ACCESS to cash and rural banking services were high on the agenda as the chair of the Payment Systems Regulator (PSR) visited Ceredigion.

Charles Randell met with local MP Ben Lake, businesses and individuals to discuss the issues and what the PSR – a subsidiary of the Financial Conduct Authority with regulatory powers – is doing to make sure people have the choice and ability to access cash.

A PSR spokesman said: “While UK consumers and society are increasingly using a wide range of ways to pay, being able to pay with cash remains important.

Use of cards and other digital methods is increasing, which means that cards are now the most frequently used payment method in the UK. However, the PSR’s research shows that over 80 per cent of us pay for something using cash each week and there is a significant minority who, for a range of reasons, remain reliant on paying in cash.

“With the ongoing shift to digital payments, there have been concerns that free to use ATMs are closing, particularly in rural communities. We think it’s important that everyone has a good choice of how to make payments, in a way that works for them and want to ensure that consumers can still choose to use cash.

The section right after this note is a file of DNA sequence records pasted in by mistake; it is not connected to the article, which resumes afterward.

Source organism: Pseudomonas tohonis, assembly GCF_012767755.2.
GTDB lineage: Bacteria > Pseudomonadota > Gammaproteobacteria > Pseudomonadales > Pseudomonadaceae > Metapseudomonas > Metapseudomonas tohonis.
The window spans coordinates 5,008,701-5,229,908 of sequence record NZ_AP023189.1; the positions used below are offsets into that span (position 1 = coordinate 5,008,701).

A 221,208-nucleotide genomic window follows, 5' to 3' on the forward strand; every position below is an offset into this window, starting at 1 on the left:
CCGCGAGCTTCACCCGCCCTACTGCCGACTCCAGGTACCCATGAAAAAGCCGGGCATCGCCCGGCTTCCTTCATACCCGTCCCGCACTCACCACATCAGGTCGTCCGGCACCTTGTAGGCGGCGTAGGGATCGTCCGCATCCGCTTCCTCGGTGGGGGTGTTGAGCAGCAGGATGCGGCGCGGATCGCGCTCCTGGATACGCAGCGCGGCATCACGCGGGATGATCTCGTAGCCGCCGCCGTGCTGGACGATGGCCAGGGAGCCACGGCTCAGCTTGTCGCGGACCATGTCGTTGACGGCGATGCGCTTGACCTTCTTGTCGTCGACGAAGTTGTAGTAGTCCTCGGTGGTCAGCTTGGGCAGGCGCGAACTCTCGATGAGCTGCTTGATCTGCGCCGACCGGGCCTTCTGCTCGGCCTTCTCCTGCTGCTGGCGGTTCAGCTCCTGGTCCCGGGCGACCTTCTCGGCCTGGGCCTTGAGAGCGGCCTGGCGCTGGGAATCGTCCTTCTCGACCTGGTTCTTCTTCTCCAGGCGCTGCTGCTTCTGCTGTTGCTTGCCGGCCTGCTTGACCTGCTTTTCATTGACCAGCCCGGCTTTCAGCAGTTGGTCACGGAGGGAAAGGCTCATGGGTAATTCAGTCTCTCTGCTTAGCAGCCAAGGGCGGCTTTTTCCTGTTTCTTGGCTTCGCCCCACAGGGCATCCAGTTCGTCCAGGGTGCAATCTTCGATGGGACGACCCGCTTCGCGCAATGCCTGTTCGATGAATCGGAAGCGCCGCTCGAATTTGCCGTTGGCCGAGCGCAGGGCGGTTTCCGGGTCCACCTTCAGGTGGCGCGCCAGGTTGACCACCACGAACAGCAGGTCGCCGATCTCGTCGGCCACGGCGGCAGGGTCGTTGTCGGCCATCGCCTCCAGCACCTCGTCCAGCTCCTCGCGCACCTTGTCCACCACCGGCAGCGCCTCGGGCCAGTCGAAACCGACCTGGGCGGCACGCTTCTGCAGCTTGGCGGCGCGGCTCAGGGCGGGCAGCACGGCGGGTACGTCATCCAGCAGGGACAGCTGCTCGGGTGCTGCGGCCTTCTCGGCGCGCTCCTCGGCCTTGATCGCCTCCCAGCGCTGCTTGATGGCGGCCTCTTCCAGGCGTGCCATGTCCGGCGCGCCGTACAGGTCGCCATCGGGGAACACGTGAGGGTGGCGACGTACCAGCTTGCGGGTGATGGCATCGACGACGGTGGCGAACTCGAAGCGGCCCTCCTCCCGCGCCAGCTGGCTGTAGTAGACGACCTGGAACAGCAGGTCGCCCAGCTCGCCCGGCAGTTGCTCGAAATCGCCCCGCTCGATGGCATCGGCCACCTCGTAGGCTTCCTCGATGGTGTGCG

“We are carrying out a programme of work to make sure people can make payments in the way they want and has already undertaken a significant piece of work with LINK – the UK’s biggest ATM network – to make sure it delivers on its commitment to maintain the existing geographic spread of free-to-use ATMs for cash access.”

Ceredigion MP Mr Lake said: “I’m pleased that the PSR has taken the time to come and see, first-hand, the experiences of people and businesses in Ceredigion.

“I understand that the regulator is working to ensure there is continued cash access for everyone. I’m grateful to have had open discussions with Charles Randell about this very important matter.

“Bank branch closures in rural areas have meant that people are increasingly having to travel miles to their nearest bank branch, and for many businesses and customers the distance is proving to be a considerable barrier to accessing financial services.

“I tabled a Bill in Parliament that would seek to ensure that people and businesses in rural areas can continue to access basic banking services wherever they are, and so I was very glad to welcome the PSR panel to Ceredigion.”

Mr Randell added: “Many consumers are using less cash to pay for things, but that’s not for everyone. People still need a choice of how they pay.

“Spending time with local communities and hearing their experiences helps us to play our part in maintaining that choice.”